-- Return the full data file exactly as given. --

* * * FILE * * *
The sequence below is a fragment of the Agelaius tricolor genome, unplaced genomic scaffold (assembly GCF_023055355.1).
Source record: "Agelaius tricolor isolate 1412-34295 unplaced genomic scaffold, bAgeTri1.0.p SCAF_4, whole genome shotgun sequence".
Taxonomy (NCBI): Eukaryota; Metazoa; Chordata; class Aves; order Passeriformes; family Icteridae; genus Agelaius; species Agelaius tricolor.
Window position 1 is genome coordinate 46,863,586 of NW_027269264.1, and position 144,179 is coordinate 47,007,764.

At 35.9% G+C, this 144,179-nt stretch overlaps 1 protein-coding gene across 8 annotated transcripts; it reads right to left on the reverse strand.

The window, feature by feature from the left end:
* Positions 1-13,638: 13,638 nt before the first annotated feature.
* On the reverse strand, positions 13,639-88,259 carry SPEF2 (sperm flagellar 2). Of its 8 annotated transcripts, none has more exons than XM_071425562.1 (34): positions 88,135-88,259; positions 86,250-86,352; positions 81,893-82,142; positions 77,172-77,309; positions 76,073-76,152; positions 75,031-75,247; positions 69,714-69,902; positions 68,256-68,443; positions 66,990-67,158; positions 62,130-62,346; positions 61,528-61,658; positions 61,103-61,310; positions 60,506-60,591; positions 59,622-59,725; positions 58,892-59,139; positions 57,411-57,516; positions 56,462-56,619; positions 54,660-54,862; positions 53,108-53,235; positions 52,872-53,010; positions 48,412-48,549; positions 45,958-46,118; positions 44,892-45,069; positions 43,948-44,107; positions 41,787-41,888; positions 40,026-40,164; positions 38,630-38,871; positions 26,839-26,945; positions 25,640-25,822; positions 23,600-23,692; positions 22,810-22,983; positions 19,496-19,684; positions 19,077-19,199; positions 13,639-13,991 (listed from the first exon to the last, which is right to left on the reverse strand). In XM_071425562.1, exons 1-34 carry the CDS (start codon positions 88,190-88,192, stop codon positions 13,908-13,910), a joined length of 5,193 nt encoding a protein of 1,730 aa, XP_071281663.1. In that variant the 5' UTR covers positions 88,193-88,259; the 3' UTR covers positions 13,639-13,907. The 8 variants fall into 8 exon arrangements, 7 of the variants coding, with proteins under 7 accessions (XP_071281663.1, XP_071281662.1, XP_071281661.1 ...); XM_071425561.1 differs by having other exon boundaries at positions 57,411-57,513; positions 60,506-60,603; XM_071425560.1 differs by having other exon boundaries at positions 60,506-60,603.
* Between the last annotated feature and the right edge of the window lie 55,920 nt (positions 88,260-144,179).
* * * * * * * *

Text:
The sequence below is a fragment of the Agelaius tricolor genome, unplaced genomic scaffold (assembly GCF_023055355.1).
Source record: "Agelaius tricolor isolate 1412-34295 unplaced genomic scaffold, bAgeTri1.0.p SCAF_4, whole genome shotgun sequence".
Taxonomy (NCBI): Eukaryota; Metazoa; Chordata; class Aves; order Passeriformes; family Icteridae; genus Agelaius; species Agelaius tricolor.
Window position 1 is genome coordinate 46,863,586 of NW_027269264.1, and position 144,179 is coordinate 47,007,764.

At 35.9% G+C, this 144,179-nt stretch overlaps 1 protein-coding gene across 8 annotated transcripts; it reads right to left on the reverse strand.

The window, feature by feature from the left end:
* Positions 1-13,638: 13,638 nt before the first annotated feature.
* On the reverse strand, positions 13,639-88,259 carry SPEF2 (sperm flagellar 2). Of its 8 annotated transcripts, none has more exons than XM_071425562.1 (34): positions 88,135-88,259; positions 86,250-86,352; positions 81,893-82,142; positions 77,172-77,309; positions 76,073-76,152; positions 75,031-75,247; positions 69,714-69,902; positions 68,256-68,443; positions 66,990-67,158; positions 62,130-62,346; positions 61,528-61,658; positions 61,103-61,310; positions 60,506-60,591; positions 59,622-59,725; positions 58,892-59,139; positions 57,411-57,516; positions 56,462-56,619; positions 54,660-54,862; positions 53,108-53,235; positions 52,872-53,010; positions 48,412-48,549; positions 45,958-46,118; positions 44,892-45,069; positions 43,948-44,107; positions 41,787-41,888; positions 40,026-40,164; positions 38,630-38,871; positions 26,839-26,945; positions 25,640-25,822; positions 23,600-23,692; positions 22,810-22,983; positions 19,496-19,684; positions 19,077-19,199; positions 13,639-13,991 (listed from the first exon to the last, which is right to left on the reverse strand). In XM_071425562.1, exons 1-34 carry the CDS (start codon positions 88,190-88,192, stop codon positions 13,908-13,910), a joined length of 5,193 nt encoding a protein of 1,730 aa, XP_071281663.1. In that variant the 5' UTR covers positions 88,193-88,259; the 3' UTR covers positions 13,639-13,907. The 8 variants fall into 8 exon arrangements, 7 of the variants coding, with proteins under 7 accessions (XP_071281663.1, XP_071281662.1, XP_071281661.1 ...); XM_071425561.1 differs by having other exon boundaries at positions 57,411-57,513; positions 60,506-60,603; XM_071425560.1 differs by having other exon boundaries at positions 60,506-60,603.
* Between the last annotated feature and the right edge of the window lie 55,920 nt (positions 88,260-144,179).